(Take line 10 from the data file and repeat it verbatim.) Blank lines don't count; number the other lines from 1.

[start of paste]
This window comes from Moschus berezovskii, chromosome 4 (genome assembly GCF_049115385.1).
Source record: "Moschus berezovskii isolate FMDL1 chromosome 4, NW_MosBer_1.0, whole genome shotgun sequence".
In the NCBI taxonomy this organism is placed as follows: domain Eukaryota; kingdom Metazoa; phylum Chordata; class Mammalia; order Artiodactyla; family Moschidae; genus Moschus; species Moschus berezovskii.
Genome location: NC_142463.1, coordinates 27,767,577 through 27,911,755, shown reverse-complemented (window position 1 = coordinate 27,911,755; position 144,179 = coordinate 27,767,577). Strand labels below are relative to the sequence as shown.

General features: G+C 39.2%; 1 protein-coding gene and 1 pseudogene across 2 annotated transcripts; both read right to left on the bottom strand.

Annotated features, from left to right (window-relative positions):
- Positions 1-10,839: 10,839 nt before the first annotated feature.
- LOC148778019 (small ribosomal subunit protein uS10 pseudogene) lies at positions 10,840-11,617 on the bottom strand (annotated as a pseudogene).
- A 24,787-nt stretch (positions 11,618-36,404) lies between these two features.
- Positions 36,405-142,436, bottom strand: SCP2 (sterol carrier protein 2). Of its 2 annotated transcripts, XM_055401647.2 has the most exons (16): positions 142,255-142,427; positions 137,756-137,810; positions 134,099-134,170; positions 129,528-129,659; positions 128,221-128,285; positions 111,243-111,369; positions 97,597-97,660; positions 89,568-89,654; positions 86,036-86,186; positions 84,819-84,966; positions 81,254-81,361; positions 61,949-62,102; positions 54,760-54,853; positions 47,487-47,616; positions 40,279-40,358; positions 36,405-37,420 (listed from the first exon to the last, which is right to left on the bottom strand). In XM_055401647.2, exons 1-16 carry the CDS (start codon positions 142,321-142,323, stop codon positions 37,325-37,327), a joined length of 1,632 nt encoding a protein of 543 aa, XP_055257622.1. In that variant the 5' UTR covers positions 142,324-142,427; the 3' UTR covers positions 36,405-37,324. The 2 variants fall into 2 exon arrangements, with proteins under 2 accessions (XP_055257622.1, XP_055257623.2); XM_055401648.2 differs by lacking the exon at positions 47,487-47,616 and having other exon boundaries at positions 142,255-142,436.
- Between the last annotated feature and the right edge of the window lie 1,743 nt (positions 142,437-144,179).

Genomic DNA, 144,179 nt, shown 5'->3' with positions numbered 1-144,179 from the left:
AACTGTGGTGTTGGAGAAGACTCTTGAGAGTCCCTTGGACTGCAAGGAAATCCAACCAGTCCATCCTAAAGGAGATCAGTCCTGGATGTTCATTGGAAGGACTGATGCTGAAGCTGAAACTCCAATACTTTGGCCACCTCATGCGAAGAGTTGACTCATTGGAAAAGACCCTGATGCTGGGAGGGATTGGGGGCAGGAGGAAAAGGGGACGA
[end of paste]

- Positions 36,405-142,436, bottom strand: SCP2 (sterol carrier protein 2). Of its 2 annotated transcripts, XM_055401647.2 has the most exons (16): positions 142,255-142,427; positions 137,756-137,810; positions 134,099-134,170; positions 129,528-129,659; positions 128,221-128,285; positions 111,243-111,369; positions 97,597-97,660; positions 89,568-89,654; positions 86,036-86,186; positions 84,819-84,966; positions 81,254-81,361; positions 61,949-62,102; positions 54,760-54,853; positions 47,487-47,616; positions 40,279-40,358; positions 36,405-37,420 (listed from the first exon to the last, which is right to left on the bottom strand). In XM_055401647.2, exons 1-16 carry the CDS (start codon positions 142,321-142,323, stop codon positions 37,325-37,327), a joined length of 1,632 nt encoding a protein of 543 aa, XP_055257622.1. In that variant the 5' UTR covers positions 142,324-142,427; the 3' UTR covers positions 36,405-37,324. The 2 variants fall into 2 exon arrangements, with proteins under 2 accessions (XP_055257622.1, XP_055257623.2); XM_055401648.2 differs by lacking the exon at positions 47,487-47,616 and having other exon boundaries at positions 142,255-142,436.